This time, the referendum on Tempelhof’s future coincides with a European parliament vote, which should boost turnout.
The ballot measure, if passed, would block all development of the airfield, leaving it just as it is. To pass, the majority of those who vote on the referendum must vote “yes” and their total number must be equal to a quarter of all Berliners entitled to vote. That number was about 670,000 on March 25, according to the Berlin Elections Commission.
Breit and his group, 100% Tempelhofer Feld, had to collect about 174,000 signatures to win the right to hold a ballot, and ended up with about 185,000. That’s more than 7 percent of all Berliners who are allowed to vote.
The plan for Tempelhof includes a new library, school and kindergarten, as well as 4,700 housing units, which will be built over several phases.
All of the developments would be on the edges of the former airfield, Pallgen said, leaving the rest of the site as a public space that would still be bigger than Berlin’s Tiergarten, a park on the west side of the Brandenburg Gate.
“The Tempelhof field is a unique open space in Berlin’s inner city,” Pallgen said. “It’s big enough to allow for several uses at once.”
Berlin’s city planning commission last year published a proposal to build 1,700 apartments in the first phase, at least half of which would be affordable. In order for the plan to be binding, it must be voted on by the Berlin parliament after the planning commission lays out the project’s financial feasibility. After the first phase, city planners expect to add another 3,000 apartments, although the exact scale and pricing has not yet been determined, Pallgen said.
“We have a long history of distrust in Berlin between the Senate and the people,” said Breit, a co-founder of 100% Tempelhofer Feld. “That’s because the politicians have a long history of saying one thing and doing something else.”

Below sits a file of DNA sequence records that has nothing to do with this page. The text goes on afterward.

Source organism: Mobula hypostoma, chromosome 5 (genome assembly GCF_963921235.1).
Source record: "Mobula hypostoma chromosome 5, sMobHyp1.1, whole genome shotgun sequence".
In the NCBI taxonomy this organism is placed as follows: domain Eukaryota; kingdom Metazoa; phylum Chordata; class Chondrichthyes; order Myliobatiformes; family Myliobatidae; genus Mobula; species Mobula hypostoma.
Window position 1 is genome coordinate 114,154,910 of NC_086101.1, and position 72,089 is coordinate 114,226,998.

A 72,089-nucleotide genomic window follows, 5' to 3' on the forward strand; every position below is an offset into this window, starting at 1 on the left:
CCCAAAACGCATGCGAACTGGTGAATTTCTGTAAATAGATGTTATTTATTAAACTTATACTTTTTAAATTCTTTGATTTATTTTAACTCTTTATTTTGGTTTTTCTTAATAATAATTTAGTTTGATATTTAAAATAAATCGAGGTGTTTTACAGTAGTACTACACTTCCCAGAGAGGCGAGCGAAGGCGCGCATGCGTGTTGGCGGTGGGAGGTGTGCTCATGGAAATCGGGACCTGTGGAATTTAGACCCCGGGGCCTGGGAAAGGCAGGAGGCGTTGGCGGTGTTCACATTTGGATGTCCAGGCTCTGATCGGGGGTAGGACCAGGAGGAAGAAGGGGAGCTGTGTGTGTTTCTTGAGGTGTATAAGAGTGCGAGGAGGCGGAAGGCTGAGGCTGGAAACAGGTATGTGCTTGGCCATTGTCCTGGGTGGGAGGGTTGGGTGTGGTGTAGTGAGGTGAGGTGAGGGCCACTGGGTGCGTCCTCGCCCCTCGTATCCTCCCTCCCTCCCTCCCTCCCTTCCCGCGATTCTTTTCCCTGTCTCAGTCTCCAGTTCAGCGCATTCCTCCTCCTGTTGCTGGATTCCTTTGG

Berlin needs to build 10,000 to 12,000 housing units every year to keep up with its growing population. Since 2005, the number of people living in Berlin has risen 3 percent to 3.4 million. The city’s government expects 7 percent more residents by 2030.
Newcomers include students and artists attracted by rents that are among the lowest in northern Europe, and workers from Greece and Spain looking for jobs in Europe’s largest economy, said Karl Brenke, a researcher at the DIW Economic Institute.
That’s beginning to change. Demand for housing pushed up rents by an average of 23 percent in the past three years, according to data compiled by Bulwiengesa. The biggest gain was in Friedrichshain, a trendy district in eastern Berlin, where tenants had to pay 45 percent more.
“Housing has become an issue,” said Andre Adami, head of Berlin residential property at Bulwiengesa. “Rent increases in the past few years have forced some people with lower incomes to move out of their neighborhoods.”
Berliners have about 17,000 euros of disposable income per year on average, compared with about 20,000 euros nationally, according to data compiled by the Federal Statistics Office in 2011, the most recent year for which data is available.